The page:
Feed Me A Story
Feed Me A Story is a collective created by Theresa Loong and Laura Nova that works on intergenerational projects focusing on the elderly and other communities that are underserved and overlooked by mainstream media. We are inspired by two of the oldest interactive experiences – eating and talking. The team has partnered with several arts and cultural institutions in New York City, launching events at the Ellis Island National Historic Site, Governors Island LMCC Swing Space, Brooklyn Museum, Museum of Chinese in America, the Museum at Eldridge Street, Children’s Museum of the Arts and as SPARC artists with the LaGuardia Senior Center. Feed Me a Story received funding from the New York State Council for the Arts, the National Endowment of the Arts, the Lower Manhattan Cultural Council and the Department of Cultural Affairs. PBS/POV selected Feed Me a Story to participate in two hackathons to develop our app. We performed at LMCC’s Lent Space, the New Museum’s Ideas City Festival and the Asian American Arts Alliance’s Locating the Sacred Arts Festival. Currently, we are working on a memory collection app that facilitates the sharing of of food stories from a re-vamped airline refreshment cart equipped with an iPad and video camera. As public performance artists, we collect stories playing the role of cultural flight attendants. The aesthetics of culinary art, in its preparation and its presentation, manifests itself as we wear our uniforms and customize our cart and its offerings based on the site-specific location we are visiting. There is performance in our interaction and exchange – art through social engagement.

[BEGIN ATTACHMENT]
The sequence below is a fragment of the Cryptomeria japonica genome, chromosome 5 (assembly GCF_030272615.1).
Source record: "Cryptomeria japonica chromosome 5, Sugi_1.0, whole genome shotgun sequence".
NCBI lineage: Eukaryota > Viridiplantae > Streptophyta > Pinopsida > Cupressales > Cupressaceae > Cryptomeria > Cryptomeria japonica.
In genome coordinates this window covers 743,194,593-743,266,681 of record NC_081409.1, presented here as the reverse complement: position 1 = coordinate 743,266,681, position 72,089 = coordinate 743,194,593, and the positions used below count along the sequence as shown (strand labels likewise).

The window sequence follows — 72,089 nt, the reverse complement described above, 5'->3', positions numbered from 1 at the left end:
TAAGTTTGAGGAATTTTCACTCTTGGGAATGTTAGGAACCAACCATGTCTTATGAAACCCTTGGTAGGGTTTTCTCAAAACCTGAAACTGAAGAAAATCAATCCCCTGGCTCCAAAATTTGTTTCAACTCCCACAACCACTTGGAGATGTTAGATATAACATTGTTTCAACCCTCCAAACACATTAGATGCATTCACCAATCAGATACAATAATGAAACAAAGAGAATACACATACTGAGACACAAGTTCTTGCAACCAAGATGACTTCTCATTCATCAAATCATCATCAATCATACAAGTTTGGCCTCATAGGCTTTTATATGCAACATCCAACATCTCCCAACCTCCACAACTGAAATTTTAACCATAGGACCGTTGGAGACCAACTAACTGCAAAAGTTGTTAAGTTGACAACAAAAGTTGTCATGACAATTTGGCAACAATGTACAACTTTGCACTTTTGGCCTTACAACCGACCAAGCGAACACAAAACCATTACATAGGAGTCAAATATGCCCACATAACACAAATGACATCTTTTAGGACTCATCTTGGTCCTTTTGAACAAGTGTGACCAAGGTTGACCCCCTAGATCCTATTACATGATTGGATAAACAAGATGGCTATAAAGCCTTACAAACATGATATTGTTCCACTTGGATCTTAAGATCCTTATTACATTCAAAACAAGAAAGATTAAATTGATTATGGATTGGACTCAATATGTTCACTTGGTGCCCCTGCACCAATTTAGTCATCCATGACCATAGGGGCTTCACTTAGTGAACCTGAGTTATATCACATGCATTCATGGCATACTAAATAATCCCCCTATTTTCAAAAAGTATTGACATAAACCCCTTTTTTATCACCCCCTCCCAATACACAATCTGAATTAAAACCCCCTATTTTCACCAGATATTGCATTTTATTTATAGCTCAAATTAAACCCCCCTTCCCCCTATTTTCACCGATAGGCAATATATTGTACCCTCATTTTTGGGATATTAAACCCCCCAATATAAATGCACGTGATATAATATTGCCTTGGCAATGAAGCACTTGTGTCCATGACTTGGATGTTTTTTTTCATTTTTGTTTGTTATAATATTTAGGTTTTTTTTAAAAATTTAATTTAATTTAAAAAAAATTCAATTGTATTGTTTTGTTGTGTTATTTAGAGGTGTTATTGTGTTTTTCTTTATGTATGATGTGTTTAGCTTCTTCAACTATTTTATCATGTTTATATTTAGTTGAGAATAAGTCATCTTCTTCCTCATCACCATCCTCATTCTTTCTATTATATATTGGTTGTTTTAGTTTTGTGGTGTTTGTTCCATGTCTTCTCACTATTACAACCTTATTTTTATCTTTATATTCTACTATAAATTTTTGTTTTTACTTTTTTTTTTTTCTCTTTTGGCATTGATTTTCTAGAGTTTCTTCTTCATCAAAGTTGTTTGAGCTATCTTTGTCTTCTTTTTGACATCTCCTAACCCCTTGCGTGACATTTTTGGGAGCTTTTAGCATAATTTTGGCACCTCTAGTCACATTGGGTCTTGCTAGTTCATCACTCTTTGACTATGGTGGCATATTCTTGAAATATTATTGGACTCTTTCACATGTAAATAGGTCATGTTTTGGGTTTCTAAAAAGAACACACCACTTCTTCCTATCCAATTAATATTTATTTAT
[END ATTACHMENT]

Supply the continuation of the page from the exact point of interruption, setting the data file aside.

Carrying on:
Theresa Loong is an interactive media artist who creates intergenerational storytelling experiences focused on memory, identity, and immigration through the use of film, games and apps. Her documentary, “Every Day Is a Holiday,” showed on public television with support from the LMCC, ITVS and CPB. She was a consulting producer for AMC Networks on digital storytelling experiences surrounding The Walking Dead and Breaking Bad. Theresa led integrated media projects with the New York Times, Architecture for Humanity, and Food and Wine. She taught interactive technologies at NYU and exhibited at the Teriennale di Milano and Círculo de Bellas Artes. She is currently developing an interactive piece with community organizations called “Bought/Broken.” Theresa works at Local Projects, an experience design studio based in New York. She is chairperson of the board of directors of The FilmShop.
Laura Nova is an interdisciplinary artist who creates sculpture, video, sound, performance and installation focused on the dynamics of human interaction using consumption, cardio, and comedy. Her interactive video installation “On the Spot” was included in the Independent Curators International exhibition Situation Comedy: Humor in Recent Art and “Limited Run” at Real Art Ways in Hartford, CT for which she received a National Performance Network Grant. Her public artwork “Crescendo,” an automated praise-singing machine, received the Fund for Creative Communities and the Manhattan Community Arts Fund Grant. Exercising storytelling, subjective and collective memory and the body, “Moving Stories: a senior-led walking tour” is her latest project that pulls all of these elements together. Laura is an associate professor at Bloomfield College in the division of Creative Arts and Technology where she teaches expanded media and lives on the Lower East Side in New York City.